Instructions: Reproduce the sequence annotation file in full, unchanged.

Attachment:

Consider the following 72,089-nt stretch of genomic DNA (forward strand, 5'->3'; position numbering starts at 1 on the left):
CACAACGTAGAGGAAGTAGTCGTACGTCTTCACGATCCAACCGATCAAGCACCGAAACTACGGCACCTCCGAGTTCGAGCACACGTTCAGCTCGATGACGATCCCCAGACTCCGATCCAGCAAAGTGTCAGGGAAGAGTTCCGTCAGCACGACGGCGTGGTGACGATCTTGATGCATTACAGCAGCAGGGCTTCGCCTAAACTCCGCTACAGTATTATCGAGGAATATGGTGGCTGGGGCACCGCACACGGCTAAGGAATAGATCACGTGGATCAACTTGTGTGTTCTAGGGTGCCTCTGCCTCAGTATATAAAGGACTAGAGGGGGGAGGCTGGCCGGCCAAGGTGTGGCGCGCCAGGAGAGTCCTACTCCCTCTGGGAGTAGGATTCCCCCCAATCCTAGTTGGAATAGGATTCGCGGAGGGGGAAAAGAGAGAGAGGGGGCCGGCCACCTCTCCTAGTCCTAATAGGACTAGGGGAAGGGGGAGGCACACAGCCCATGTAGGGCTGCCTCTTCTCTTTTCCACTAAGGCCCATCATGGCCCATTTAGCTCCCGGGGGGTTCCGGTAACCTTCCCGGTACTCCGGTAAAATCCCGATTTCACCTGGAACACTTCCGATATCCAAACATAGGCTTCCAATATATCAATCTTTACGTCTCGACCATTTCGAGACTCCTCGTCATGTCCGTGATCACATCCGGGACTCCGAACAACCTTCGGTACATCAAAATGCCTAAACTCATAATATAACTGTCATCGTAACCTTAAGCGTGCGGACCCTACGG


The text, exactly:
Consider the following 72,089-nt stretch of genomic DNA (forward strand, 5'->3'; position numbering starts at 1 on the left):
CACAACGTAGAGGAAGTAGTCGTACGTCTTCACGATCCAACCGATCAAGCACCGAAACTACGGCACCTCCGAGTTCGAGCACACGTTCAGCTCGATGACGATCCCCAGACTCCGATCCAGCAAAGTGTCAGGGAAGAGTTCCGTCAGCACGACGGCGTGGTGACGATCTTGATGCATTACAGCAGCAGGGCTTCGCCTAAACTCCGCTACAGTATTATCGAGGAATATGGTGGCTGGGGCACCGCACACGGCTAAGGAATAGATCACGTGGATCAACTTGTGTGTTCTAGGGTGCCTCTGCCTCAGTATATAAAGGACTAGAGGGGGGAGGCTGGCCGGCCAAGGTGTGGCGCGCCAGGAGAGTCCTACTCCCTCTGGGAGTAGGATTCCCCCCAATCCTAGTTGGAATAGGATTCGCGGAGGGGGAAAAGAGAGAGAGGGGGCCGGCCACCTCTCCTAGTCCTAATAGGACTAGGGGAAGGGGGAGGCACACAGCCCATGTAGGGCTGCCTCTTCTCTTTTCCACTAAGGCCCATCATGGCCCATTTAGCTCCCGGGGGGTTCCGGTAACCTTCCCGGTACTCCGGTAAAATCCCGATTTCACCTGGAACACTTCCGATATCCAAACATAGGCTTCCAATATATCAATCTTTACGTCTCGACCATTTCGAGACTCCTCGTCATGTCCGTGATCACATCCGGGACTCCGAACAACCTTCGGTACATCAAAATGCCTAAACTCATAATATAACTGTCATCGTAACCTTAAGCGTGCGGACCCTACGG